Oh well, less than a year ago, opposition bowlers conceded more of the runs to our batsmen than to a Sri Lankan curry, surely on a decent wicket, we could amass a huge score again? The problem with that is, in the last six months or so, our batsmen have forgotten how to bat and opposition bowlers have learnt how to exploit that e.g. bring on a spinner, get the ball to bounce. At 90something for 6 - again, my selective ability to conduct research coming to the fore - England were being embarrassed as the breathtakingly average Rangana Herath tore England apart, claiming a number of top-order scalps, literally in Jonathan Trott's case, as he was clattered by Prassana Jayawardene, of which there is more later.

"I can take the despair, it's the hope I can't stand."

John Cleese said that and, like most of what he says, it is true, especially for England sport fans. In their first innings, England fought back to relative competitiveness, before taking five quick Sri Lankan wickets to leave them just 200 or so runs ahead with just five wickets left. Suddenly, England were right back in the game, and incredibly, foolishly, I dared to hope.

Big mistake Doug. Again, England got to within two wickets of dismissing Sri Lanka, looking likely to chase a target of around 250 runs, but then forgot how to bowl to two of the worst batsmen in the game. Supported by Mahela's brother, Prassana, the trio contributed a further eighty-seven runs, and out of nowhere, an achievable target looked impossible once more. The Jayawardene family must be very proud tonight, knowing that two of their sons have caused rather large lumps on my knuckles due to my persistent punching of cupboards, desks and passers-by (to the old woman who got off the 08:47 at Epsom yesterday, please accept my sincerest apologies, don't blame it on the boogie, blame it on Mr and Mrs Jayawardene). Prassana is the most incredibly average bastmen, yet every time he plays against my team, transcends himself, much like that charming Danny Murphy I mentioned in my last piece.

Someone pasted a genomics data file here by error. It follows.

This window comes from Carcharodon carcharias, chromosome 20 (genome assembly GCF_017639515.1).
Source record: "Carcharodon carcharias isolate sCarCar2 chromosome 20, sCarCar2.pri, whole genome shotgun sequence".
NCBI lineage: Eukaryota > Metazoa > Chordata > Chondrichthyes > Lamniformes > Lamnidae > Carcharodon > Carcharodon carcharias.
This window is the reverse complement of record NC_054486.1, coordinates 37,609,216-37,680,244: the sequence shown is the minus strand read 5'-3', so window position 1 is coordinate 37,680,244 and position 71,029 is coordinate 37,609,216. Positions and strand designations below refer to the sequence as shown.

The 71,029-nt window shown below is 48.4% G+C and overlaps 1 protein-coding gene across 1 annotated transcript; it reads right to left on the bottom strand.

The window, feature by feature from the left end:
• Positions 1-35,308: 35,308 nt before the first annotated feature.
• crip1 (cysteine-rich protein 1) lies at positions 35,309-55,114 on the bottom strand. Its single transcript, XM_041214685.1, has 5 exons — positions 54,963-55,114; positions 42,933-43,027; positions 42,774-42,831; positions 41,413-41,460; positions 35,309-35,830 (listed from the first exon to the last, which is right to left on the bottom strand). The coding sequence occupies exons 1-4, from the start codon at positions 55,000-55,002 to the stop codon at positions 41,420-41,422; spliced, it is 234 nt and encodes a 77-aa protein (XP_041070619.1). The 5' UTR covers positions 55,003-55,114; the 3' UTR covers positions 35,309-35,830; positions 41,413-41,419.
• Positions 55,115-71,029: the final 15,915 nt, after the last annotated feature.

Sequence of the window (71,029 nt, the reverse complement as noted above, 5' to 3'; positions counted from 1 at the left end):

For the fiftieth time this summer, England were against the odds and for the fiftieth time, gave me just enough reason to hope they could achieve the unthinkable. Unfortunately, once again, England fell short as the...I can't believe I'm writing this...irrepressible Herath and the just irritating Suraj Randiv spun England into oblivion.

So, England lose again. As I said about two months ago, I intend to not wake up for the second test, but I just know that I will. I was born into a select group - the obsessive sport geek - and with that comes the responsibility to punish myself. Due to my obsession with trivial sporting matters whilst ignoring important things like tax-rates, coursework and my fingernails, I am sentenced to a life of early-starts, late finishes and angry middles as I follow my teams to temporary success but inevitable failure.

How will the second test end? Who really cares, England can't play spin, and until they can, mornings like today will keep happening to me. So for my sake, Messrs Pietersen, Strauss and Patel, start playing properly!

Otherwise "I won't like cricket"...and that's it.